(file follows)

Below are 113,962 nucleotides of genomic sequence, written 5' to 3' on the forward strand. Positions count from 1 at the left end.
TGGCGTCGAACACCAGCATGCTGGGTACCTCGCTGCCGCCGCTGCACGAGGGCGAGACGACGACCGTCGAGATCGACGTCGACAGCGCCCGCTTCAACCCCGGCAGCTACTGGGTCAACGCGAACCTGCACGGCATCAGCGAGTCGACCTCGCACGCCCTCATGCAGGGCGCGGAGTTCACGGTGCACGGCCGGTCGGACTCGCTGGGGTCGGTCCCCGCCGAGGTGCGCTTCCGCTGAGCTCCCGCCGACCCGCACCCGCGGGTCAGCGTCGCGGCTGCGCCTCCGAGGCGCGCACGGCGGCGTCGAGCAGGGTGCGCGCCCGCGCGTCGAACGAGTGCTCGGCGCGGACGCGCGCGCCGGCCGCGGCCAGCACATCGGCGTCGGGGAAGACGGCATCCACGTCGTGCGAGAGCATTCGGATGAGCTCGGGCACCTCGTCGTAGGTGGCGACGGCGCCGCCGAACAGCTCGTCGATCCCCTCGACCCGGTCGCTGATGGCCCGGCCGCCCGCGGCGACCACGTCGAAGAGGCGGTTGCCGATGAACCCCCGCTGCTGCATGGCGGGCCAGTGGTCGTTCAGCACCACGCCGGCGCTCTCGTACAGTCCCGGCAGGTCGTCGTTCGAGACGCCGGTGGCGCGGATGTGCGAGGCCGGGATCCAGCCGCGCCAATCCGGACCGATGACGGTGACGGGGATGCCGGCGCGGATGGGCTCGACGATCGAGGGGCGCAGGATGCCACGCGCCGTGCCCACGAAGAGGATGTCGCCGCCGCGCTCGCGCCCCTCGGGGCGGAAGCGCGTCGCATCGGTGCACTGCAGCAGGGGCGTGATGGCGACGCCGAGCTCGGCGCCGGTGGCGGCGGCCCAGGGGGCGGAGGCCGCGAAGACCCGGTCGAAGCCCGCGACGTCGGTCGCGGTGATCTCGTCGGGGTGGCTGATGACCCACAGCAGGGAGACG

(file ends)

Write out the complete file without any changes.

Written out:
Below are 113,962 nucleotides of genomic sequence, written 5' to 3' on the forward strand. Positions count from 1 at the left end.
TGGCGTCGAACACCAGCATGCTGGGTACCTCGCTGCCGCCGCTGCACGAGGGCGAGACGACGACCGTCGAGATCGACGTCGACAGCGCCCGCTTCAACCCCGGCAGCTACTGGGTCAACGCGAACCTGCACGGCATCAGCGAGTCGACCTCGCACGCCCTCATGCAGGGCGCGGAGTTCACGGTGCACGGCCGGTCGGACTCGCTGGGGTCGGTCCCCGCCGAGGTGCGCTTCCGCTGAGCTCCCGCCGACCCGCACCCGCGGGTCAGCGTCGCGGCTGCGCCTCCGAGGCGCGCACGGCGGCGTCGAGCAGGGTGCGCGCCCGCGCGTCGAACGAGTGCTCGGCGCGGACGCGCGCGCCGGCCGCGGCCAGCACATCGGCGTCGGGGAAGACGGCATCCACGTCGTGCGAGAGCATTCGGATGAGCTCGGGCACCTCGTCGTAGGTGGCGACGGCGCCGCCGAACAGCTCGTCGATCCCCTCGACCCGGTCGCTGATGGCCCGGCCGCCCGCGGCGACCACGTCGAAGAGGCGGTTGCCGATGAACCCCCGCTGCTGCATGGCGGGCCAGTGGTCGTTCAGCACCACGCCGGCGCTCTCGTACAGTCCCGGCAGGTCGTCGTTCGAGACGCCGGTGGCGCGGATGTGCGAGGCCGGGATCCAGCCGCGCCAATCCGGACCGATGACGGTGACGGGGATGCCGGCGCGGATGGGCTCGACGATCGAGGGGCGCAGGATGCCACGCGCCGTGCCCACGAAGAGGATGTCGCCGCCGCGCTCGCGCCCCTCGGGGCGGAAGCGCGTCGCATCGGTGCACTGCAGCAGGGGCGTGATGGCGACGCCGAGCTCGGCGCCGGTGGCGGCGGCCCAGGGGGCGGAGGCCGCGAAGACCCGGTCGAAGCCCGCGACGTCGGTCGCGGTGATCTCGTCGGGGTGGCTGATGACCCACAGCAGGGAGACG